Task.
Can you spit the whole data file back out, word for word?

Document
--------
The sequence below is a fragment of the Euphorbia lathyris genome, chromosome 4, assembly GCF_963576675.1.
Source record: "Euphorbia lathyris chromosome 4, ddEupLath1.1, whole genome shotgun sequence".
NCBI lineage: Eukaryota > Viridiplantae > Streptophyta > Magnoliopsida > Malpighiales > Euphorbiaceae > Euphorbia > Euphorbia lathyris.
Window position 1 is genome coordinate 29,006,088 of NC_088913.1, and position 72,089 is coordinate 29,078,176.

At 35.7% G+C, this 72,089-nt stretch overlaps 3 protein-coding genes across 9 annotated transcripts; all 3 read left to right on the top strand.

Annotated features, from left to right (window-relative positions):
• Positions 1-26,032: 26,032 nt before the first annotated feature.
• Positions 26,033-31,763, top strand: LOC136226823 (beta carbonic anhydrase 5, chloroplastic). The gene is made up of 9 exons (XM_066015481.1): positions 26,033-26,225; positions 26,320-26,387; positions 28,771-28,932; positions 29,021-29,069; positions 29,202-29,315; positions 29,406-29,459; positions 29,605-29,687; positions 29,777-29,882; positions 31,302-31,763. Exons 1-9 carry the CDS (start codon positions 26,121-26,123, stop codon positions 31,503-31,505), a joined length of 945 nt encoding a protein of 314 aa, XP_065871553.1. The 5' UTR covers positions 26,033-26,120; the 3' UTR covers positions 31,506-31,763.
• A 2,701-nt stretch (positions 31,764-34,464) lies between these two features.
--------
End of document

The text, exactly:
The sequence below is a fragment of the Euphorbia lathyris genome, chromosome 4, assembly GCF_963576675.1.
Source record: "Euphorbia lathyris chromosome 4, ddEupLath1.1, whole genome shotgun sequence".
NCBI lineage: Eukaryota > Viridiplantae > Streptophyta > Magnoliopsida > Malpighiales > Euphorbiaceae > Euphorbia > Euphorbia lathyris.
Window position 1 is genome coordinate 29,006,088 of NC_088913.1, and position 72,089 is coordinate 29,078,176.

At 35.7% G+C, this 72,089-nt stretch overlaps 3 protein-coding genes across 9 annotated transcripts; all 3 read left to right on the top strand.

Annotated features, from left to right (window-relative positions):
• Positions 1-26,032: 26,032 nt before the first annotated feature.
• Positions 26,033-31,763, top strand: LOC136226823 (beta carbonic anhydrase 5, chloroplastic). The gene is made up of 9 exons (XM_066015481.1): positions 26,033-26,225; positions 26,320-26,387; positions 28,771-28,932; positions 29,021-29,069; positions 29,202-29,315; positions 29,406-29,459; positions 29,605-29,687; positions 29,777-29,882; positions 31,302-31,763. Exons 1-9 carry the CDS (start codon positions 26,121-26,123, stop codon positions 31,503-31,505), a joined length of 945 nt encoding a protein of 314 aa, XP_065871553.1. The 5' UTR covers positions 26,033-26,120; the 3' UTR covers positions 31,506-31,763.
• A 2,701-nt stretch (positions 31,764-34,464) lies between these two features.